Justia Construction Law Opinion SummariesArticles Posted in South Carolina Supreme Court
Crystal Pines Homeowners Assn, Inc. v. Phillips
Appellant Don Phillips was the sole shareholder and officer in Crystal Lake Land Developers, Inc.(CLLD). In 1979, CLLD began developing Crystal Pines, and deeded all the roads in Crystal Pines to the Crystal Lake Road Company. In the mid 1980s, the Road Company operated as a simple homeowners association, but eventually changed its name to Crystal Pines Homeowners Association (HOA). CLLD attempted to execute a second deed to reflect the change of the Road Companyâs name to the HOA. The second deed stated that the HOA would be responsible for fixing the roads in Crystal Pines. In 1980, CLLD constructed a boat ramp that many of the homeowners used regularly. In 2004, CLLD gated and locked the boat ramp, and later conveyed title of the ramp to his son. The son then transferred title of the ramp to the Crystal Pines Yacht Club, which continued to keep the ramp locked from the residents. The HOA filed suit against Phillips, CLLD and the Yacht Club over who was responsible for maintaining Crystal Pinesâ roads, and for access to the boat ramp. The master-in-equity ruled in favor of the HOA, and Phillips, CLLD and the Yacht Club appealed. The Supreme Court found the deed in question unambiguous pertaining to who was responsible for fixing the roads. The Court found that CLLD and Phillips are not responsible for maintaining all of Crystal Pinesâ roads, only those roads they damage as a result of their development efforts. However, the Court found the mater did not err in finding that the HOA had established a prescriptive easement in its use of the boat ramp. The Court affirmed part and reversed part of the lower courtâs decision, and remanded the case for further proceedings on that which it reversed.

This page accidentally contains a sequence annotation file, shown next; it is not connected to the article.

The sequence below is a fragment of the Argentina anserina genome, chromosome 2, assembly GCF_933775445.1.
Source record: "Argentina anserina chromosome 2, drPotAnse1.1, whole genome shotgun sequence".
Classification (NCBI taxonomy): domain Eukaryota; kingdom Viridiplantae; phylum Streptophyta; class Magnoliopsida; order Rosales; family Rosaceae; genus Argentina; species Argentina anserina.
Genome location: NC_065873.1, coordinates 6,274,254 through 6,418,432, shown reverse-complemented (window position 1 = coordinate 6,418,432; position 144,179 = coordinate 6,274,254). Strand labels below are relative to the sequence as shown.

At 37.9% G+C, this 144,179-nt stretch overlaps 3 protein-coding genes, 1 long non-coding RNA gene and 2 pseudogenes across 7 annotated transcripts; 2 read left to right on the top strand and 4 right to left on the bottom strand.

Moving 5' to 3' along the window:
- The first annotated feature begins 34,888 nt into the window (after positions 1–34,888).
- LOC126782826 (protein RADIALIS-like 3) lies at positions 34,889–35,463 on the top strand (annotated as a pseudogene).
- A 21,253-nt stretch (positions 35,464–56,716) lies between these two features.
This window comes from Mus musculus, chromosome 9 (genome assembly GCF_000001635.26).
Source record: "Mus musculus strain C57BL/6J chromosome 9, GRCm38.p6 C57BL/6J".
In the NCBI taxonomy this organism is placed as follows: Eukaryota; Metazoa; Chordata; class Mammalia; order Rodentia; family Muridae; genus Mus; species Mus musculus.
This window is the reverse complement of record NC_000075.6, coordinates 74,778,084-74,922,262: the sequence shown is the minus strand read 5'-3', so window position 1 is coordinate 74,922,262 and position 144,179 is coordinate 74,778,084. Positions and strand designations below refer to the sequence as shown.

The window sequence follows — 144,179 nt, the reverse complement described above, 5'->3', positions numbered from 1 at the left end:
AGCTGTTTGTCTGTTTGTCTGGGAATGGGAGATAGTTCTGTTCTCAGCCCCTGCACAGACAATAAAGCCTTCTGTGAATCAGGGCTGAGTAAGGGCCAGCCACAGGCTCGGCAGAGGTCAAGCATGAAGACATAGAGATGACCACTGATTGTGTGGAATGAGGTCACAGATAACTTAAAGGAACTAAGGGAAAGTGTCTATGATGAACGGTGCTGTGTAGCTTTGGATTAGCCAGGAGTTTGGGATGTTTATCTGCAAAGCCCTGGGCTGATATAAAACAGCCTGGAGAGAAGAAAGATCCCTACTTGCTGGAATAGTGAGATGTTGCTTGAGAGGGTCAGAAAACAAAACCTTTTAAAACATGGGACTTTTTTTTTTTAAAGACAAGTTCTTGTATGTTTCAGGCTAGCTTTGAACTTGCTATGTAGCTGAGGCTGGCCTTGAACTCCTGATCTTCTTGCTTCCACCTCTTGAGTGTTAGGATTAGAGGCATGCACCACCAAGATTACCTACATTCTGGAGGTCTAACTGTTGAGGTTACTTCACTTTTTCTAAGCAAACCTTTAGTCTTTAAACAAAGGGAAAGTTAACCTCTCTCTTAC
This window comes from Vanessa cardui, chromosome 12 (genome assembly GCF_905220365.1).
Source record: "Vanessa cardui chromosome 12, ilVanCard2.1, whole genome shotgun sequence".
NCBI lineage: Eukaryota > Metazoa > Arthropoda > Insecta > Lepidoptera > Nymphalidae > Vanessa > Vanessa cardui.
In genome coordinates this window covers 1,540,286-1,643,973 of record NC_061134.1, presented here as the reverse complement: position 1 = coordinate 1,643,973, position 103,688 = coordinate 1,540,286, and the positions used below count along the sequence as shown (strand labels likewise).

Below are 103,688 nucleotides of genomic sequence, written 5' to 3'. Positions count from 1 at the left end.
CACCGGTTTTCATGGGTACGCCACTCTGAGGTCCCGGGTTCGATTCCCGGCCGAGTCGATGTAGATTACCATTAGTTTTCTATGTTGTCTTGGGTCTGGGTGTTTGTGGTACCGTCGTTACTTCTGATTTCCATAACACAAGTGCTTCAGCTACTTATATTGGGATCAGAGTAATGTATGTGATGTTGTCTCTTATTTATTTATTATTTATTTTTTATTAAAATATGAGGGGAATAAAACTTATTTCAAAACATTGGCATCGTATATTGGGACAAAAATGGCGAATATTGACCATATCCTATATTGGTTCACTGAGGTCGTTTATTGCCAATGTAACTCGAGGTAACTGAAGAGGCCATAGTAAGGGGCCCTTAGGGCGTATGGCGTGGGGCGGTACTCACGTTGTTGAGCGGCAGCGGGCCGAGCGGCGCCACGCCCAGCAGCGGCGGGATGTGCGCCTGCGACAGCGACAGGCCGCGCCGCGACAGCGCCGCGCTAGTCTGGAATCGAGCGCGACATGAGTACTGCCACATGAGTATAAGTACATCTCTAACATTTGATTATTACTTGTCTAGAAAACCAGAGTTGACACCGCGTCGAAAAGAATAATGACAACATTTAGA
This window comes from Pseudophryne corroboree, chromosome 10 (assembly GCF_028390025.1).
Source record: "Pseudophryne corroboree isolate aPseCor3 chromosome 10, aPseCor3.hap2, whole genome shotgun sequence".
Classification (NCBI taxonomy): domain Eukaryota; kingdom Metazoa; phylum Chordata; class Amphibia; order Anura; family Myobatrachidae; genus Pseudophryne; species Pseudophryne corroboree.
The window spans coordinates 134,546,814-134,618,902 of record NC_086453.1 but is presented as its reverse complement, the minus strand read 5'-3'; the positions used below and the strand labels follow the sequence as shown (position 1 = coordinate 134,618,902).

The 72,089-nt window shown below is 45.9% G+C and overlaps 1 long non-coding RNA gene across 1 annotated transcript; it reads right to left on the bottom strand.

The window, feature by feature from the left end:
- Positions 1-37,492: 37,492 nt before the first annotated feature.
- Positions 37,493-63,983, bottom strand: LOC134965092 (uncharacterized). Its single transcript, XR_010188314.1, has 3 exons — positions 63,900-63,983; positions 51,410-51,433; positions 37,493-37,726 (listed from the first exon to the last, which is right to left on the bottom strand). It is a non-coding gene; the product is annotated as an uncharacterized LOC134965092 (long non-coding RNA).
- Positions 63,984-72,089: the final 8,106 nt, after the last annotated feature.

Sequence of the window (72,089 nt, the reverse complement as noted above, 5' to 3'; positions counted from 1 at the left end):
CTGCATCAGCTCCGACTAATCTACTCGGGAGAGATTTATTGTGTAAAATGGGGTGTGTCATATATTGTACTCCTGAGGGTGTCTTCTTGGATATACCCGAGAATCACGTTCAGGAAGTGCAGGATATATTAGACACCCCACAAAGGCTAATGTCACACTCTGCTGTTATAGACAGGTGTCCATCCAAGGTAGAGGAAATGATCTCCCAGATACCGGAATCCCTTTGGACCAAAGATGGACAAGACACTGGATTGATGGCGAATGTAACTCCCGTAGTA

C-Sculptures v. Brown
Gregory and Kerry Brown appealed the circuit court's confirmation of an arbitration award that was granted to their former general contractor C-Sculptures. C-Sculptures built the Browns' house. The Browns claimed C-Sculptures was precluded from enforcing a contract between them because the contractor's license limited the contractor to work totaling $100,000. C-Sculptures' final invoice totaled over $800,000, and when the Browns refused to pay, the contractor placed a lien on their property for the unpaid amount. The arbitrator awarded C-Sculptures the money it was owed, and the Browns appealed the arbitrator's award to the circuit court, arguing that the statutory limit on the contractor's license limited payment to $100,000. On review, the Supreme Court found that the arbitrator followed the statutory scheme to make his determination in favor of the contractor. Accordingly, the Court affirmed the lower court's confirmation of the arbitrator's award.